UAFS Rises for the River Valley

Terisa Riley leads a march across the UAFS campusFor the fifth year, students, faculty and staff of the University of Arkansas – Fort Smith joined with the United Way of the Fort Smith Area and the Crisis Intervention Center to host Rising in the River Valley. This annual Valentine’s Day event proclaims a local commitment to One Billion Rising’s global initiative to end sexual assault and domestic violence.


UAFS Chancellor Terisa Riley led an emotional call to action before the annual symbolic march, first asking the UAFS students to stand in solidarity with each other. “These are dedicated individuals, these are students who understand what it means to be there for each other,” she said. “But also, these are the next leaders within our community. They are here because they believe strongly in this message, and more importantly they believe in each other, and they look out for each other.” 


Riley, alongside Penni Burns, CEO of the Fort Smith Crisis Intervention Center, citing staggering statistics including that one in three women and one in four men experience violence from their partners in their lifetime; and one in three teenagers experience sexual abuse or threats from a boyfriend or girlfriend in one year’s time.


Across the globe more than one billion men and women will be assaulted during their lives, Burns explained, reminding attendees that the one in five women and one in 71 men who will be raped at some point in their lives and the one in three women and one in six men who will experience some form of sexual violence in their lives are all around them. She noted that the striking statistics apply as much to actors in the theater company as athletes on the field, and as much to strangers in the region as to attendees' friends and family.


As Riley solemnly delivered a call to action, her voice broke, saying, “As the chancellor of a university, there is no greater sorrow that I face in any day than the idea of anyone hurting my students." Wiping tears from her eyes she continued, “So our challenge today is to change this culture. Rise up, end the violence and break this cycle. I beg of you.”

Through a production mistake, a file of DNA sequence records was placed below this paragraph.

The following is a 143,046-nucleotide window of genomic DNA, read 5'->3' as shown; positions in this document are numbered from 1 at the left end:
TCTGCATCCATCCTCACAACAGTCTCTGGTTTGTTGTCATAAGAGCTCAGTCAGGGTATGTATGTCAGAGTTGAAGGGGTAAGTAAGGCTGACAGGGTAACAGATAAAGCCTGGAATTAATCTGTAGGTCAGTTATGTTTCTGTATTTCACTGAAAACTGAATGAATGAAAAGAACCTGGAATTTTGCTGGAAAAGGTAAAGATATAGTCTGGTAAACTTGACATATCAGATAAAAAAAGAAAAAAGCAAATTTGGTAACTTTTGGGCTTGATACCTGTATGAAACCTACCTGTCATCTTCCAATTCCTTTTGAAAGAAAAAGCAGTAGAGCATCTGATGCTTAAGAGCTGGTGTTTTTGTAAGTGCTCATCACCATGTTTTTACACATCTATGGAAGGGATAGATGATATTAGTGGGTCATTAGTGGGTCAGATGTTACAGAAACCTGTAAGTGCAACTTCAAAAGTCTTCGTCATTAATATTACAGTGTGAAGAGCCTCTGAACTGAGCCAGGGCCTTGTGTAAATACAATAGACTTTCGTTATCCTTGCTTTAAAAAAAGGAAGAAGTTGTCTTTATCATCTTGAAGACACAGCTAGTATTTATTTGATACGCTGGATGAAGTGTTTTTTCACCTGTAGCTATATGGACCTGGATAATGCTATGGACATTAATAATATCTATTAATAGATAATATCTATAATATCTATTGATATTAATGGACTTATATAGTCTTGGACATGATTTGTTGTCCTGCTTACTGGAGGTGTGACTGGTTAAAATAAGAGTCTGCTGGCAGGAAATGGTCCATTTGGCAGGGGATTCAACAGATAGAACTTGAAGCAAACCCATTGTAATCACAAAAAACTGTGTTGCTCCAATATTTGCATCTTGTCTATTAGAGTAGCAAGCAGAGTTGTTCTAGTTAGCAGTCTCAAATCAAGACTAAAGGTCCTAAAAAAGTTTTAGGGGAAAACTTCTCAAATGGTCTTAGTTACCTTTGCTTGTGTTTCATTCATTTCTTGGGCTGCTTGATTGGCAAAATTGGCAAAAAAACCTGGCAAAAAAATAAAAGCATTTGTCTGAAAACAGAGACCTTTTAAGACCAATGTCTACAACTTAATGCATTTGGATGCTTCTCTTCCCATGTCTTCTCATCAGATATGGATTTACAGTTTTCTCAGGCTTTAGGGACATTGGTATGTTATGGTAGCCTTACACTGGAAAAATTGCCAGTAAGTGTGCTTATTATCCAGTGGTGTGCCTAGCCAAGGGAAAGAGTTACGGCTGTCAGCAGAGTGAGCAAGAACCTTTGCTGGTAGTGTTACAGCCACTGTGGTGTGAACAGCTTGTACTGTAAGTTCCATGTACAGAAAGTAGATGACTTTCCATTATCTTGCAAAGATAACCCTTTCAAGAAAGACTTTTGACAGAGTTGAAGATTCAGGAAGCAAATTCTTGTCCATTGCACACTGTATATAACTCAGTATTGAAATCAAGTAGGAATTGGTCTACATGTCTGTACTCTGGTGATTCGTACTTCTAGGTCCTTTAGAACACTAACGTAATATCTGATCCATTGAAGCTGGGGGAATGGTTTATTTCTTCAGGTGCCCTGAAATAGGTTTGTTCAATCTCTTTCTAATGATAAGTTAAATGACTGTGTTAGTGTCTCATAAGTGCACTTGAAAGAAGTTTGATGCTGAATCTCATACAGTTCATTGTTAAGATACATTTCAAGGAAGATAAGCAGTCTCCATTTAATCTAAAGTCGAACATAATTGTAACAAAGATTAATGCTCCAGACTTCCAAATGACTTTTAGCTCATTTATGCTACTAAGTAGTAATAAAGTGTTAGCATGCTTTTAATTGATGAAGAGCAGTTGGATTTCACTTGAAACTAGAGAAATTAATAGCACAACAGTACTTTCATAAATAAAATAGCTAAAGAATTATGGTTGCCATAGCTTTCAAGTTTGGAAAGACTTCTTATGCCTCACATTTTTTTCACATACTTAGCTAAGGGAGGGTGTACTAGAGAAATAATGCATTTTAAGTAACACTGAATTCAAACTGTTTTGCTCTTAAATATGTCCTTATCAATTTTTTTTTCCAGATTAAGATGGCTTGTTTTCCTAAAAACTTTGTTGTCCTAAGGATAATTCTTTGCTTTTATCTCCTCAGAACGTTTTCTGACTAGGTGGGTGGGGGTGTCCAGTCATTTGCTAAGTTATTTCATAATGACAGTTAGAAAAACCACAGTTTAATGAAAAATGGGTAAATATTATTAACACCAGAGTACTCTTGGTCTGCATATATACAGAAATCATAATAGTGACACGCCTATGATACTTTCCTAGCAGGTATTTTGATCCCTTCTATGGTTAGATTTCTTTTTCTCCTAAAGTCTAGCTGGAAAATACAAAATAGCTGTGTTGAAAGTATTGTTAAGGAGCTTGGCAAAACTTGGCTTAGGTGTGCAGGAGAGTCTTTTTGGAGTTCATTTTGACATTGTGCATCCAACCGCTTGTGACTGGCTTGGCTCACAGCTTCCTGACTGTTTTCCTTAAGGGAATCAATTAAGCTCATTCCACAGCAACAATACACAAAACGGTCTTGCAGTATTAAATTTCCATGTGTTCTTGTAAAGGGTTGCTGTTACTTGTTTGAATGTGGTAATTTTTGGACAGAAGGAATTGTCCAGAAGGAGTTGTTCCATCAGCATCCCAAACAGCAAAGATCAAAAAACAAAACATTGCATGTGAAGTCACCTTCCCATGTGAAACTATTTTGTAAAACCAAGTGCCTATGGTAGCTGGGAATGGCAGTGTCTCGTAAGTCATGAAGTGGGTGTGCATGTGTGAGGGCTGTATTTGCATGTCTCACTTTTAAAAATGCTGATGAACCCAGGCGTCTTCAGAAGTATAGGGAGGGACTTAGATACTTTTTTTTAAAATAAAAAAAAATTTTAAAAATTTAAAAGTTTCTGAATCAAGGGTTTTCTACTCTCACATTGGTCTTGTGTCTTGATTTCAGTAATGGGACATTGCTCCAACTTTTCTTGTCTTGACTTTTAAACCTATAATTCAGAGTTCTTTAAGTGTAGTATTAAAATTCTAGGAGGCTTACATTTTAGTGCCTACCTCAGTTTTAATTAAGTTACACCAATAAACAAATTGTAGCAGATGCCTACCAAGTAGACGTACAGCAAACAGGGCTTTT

Arkansas Attorney General Leslie Rutledge also delivered a powerful opening, describing a close friend who defended her against bullies as a small child. “Unfortunately, Allison lost her life to her husband,” Rutledge said somberly. “I wish that I had been there to support and protect Allison as she supported and protected me.”


“This occurs to our friends, our families and our neighbors,” Rutledge continued, “people that we cannot imagine going through this. Let’s raise awareness. Let’s bring people out of the shadows and encourage them to step up and end domestic violence.”  Domestic violence and sexual assault awareness is a key priority for Rutledge, whose office has implemented the Laura’s Card resource program and state-wide Break The Cycle training.


The UAFS Student Government Association also offered a resolution of support for Rising in the River Valley, and Fort Smith Mayor George McGill read a powerful proclamation. McGill, who has become known across the city for his slogan ‘Fort Smith proud, River Valley strong,’ asked the community to live that strength through action. “We’re strong because we take a strong stand against domestic violence,” he said. “Let’s stand up and speak out. Let’s be a strong city. And anything that is a detriment or a scar on our community – let’s be bold and take a stand against it.”


In addition to these powerful messages, Eddie Lee Herndon, president and CEO of United Way, thanked the many organizations who support victims in the region. Volunteers from service and support organizations across the area were present across the brick square, with groups such as the UAFS Title IX office, the Crisis Intervention Center, rehabilitation and transitional housing facilities, and local law enforcement manning tables and distributing resources. 


Around the world participants in the global action to end violence collectively called for action through speakers, dances and symbolic marches. Attendees closed the event with a march across the campus green, where they held signs of solidarity and calls to action.



Rachel Rodemann Putman
Date Posted: 
Friday, February 14, 2020
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